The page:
Millers have increased fortification compliance levels, latest data from a four year programme on nutrition reveals. TechnoServe Strengthening African Processor of Fortified Foods (SAPFF) Programme sponsored by Bill & Melinda Gates Foundation demonstrates this progress. The programme was launched in 2017 and covers wheat and maize flour.

“Input quality, technical capacity of the industry, fortification monitoring, and use of appropriate technologies were discovered by the project to be crucial in driving change in compliance with the national food fortification standards,” said Nobert Aluku-Regional M&E Manager (SAPFF) TechnoServe.

The data showed compliance levels for wheat flour fortified with vitamins A and B3, and iron increased from 28 per cent in 2018 to 49 per cent in 2022, which equates to an additional 12 million Kenyans having access to adequately fortified products.

Compliance levels for maize flour fortified with vitamins A and B3, and iron increased from 51 per cent in 2018 to 70 per cent in 2022, which equates to an additional 11 million.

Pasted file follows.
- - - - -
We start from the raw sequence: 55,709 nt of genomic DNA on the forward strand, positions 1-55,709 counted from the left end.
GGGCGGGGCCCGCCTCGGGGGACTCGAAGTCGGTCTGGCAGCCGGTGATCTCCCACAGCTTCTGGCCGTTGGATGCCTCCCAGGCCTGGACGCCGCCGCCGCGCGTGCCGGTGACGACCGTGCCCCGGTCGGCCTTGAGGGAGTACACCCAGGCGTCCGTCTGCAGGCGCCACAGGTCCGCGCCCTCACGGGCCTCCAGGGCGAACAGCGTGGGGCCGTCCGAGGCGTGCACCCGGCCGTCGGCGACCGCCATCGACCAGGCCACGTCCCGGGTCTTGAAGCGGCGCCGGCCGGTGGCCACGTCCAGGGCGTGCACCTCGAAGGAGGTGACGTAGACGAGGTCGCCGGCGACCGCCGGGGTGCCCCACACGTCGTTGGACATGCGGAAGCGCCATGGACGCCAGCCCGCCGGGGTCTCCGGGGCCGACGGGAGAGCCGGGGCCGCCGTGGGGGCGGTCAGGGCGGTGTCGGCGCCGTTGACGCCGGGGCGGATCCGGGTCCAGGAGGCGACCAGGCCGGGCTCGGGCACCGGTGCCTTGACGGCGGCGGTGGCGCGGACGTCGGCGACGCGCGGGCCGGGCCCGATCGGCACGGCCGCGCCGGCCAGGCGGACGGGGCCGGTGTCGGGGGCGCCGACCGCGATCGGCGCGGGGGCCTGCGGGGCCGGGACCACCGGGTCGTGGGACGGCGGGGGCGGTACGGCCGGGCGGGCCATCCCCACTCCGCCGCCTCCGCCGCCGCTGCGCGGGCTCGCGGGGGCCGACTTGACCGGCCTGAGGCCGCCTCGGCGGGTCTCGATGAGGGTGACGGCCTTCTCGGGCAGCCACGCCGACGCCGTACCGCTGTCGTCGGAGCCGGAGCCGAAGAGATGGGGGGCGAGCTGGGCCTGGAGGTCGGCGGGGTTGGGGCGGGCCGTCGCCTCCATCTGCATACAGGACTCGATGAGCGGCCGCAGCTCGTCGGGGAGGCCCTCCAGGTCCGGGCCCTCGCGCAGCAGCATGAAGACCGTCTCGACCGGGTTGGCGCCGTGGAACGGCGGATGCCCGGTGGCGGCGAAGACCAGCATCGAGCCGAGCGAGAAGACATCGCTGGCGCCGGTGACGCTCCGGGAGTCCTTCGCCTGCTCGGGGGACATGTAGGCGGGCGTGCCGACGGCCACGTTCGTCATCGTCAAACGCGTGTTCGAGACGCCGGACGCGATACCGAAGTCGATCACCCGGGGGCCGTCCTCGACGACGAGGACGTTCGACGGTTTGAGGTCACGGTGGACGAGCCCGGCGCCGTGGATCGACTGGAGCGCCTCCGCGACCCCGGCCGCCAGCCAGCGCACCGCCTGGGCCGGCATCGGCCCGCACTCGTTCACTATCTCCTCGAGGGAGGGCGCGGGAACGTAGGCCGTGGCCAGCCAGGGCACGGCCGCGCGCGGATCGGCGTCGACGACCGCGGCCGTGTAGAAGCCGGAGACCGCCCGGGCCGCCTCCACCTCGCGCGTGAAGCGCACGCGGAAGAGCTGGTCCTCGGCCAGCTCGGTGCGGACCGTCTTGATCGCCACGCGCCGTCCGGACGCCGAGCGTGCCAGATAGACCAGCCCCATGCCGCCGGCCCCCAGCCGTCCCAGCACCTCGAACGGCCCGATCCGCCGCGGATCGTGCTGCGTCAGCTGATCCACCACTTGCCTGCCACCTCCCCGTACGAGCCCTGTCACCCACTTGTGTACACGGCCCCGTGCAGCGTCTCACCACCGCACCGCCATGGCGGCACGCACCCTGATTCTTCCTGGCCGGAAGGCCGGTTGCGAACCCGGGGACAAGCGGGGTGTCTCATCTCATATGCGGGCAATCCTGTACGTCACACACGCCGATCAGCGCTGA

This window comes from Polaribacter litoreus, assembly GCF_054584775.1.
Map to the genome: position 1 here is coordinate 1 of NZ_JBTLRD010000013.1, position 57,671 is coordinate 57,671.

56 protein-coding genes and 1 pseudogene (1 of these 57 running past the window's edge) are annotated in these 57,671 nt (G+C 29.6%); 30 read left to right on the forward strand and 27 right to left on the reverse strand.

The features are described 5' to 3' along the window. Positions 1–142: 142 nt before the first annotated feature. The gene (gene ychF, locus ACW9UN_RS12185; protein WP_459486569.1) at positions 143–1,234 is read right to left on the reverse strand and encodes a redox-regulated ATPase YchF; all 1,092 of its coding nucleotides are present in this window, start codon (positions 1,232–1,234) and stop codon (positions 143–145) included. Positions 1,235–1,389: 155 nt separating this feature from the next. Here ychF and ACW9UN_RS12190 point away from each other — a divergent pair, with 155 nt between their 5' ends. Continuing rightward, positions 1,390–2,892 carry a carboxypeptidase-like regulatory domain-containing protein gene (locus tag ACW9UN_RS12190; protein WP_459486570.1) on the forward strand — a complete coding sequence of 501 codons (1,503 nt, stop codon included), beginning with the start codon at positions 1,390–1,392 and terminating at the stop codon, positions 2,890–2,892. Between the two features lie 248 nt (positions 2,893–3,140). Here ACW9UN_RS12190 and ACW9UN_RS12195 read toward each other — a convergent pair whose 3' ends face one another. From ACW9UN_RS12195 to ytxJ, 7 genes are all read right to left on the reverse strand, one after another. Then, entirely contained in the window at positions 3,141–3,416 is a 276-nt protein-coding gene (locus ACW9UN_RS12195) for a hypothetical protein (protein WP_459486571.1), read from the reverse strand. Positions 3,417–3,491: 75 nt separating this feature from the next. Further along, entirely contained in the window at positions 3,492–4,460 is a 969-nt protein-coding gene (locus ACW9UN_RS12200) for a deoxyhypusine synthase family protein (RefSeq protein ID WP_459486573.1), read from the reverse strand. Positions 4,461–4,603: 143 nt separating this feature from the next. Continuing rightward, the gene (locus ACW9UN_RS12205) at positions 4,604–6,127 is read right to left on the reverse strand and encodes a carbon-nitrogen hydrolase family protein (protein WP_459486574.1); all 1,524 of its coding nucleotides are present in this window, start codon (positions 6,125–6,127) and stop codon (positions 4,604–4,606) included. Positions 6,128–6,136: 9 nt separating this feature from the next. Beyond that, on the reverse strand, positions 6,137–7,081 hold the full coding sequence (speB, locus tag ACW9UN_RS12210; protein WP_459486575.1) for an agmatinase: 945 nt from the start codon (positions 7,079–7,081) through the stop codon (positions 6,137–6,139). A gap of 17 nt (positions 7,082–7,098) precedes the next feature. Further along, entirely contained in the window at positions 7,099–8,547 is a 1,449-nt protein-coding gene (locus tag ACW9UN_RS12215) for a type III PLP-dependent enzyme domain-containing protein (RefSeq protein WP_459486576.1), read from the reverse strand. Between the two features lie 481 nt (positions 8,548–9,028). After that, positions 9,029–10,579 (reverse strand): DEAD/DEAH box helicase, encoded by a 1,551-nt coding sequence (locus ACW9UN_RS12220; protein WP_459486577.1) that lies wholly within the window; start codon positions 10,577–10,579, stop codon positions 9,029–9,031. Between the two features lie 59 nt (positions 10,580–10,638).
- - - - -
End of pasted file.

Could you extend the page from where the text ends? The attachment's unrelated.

The programme attributes the gains to collaboration with partners that have technical and operational expertise that has supported millers increase compliance levels. Addressing challenges related to malnutrition in Kenya has been a significant concern for the national government, where out of a total under five population of seven million, 1.82 million children are suffering from chronic malnutrition (stunting or low height-for-age), according to the Kenya National Bureau of Statistics.

“Fortifying staple foods like wheat and maize flour with key vitamins and minerals is one of the most scalable, sustainable and cost-effective tools to combat malnutrition,” reads the findings in part presented during a workshop last week.

Over the course of implementation, with particular focus on supporting wheat and maize flour millers in Kenya, SAPFF captured learnings that continue to shape adaptable approaches, investment commitments and innovations within the industry.

“It is expected that continued dialogue in this regard will lead to the consideration of policies which will improve the food processing ecosystem, guide flour quality and improve fortification efforts in Kenya,” the findings say.

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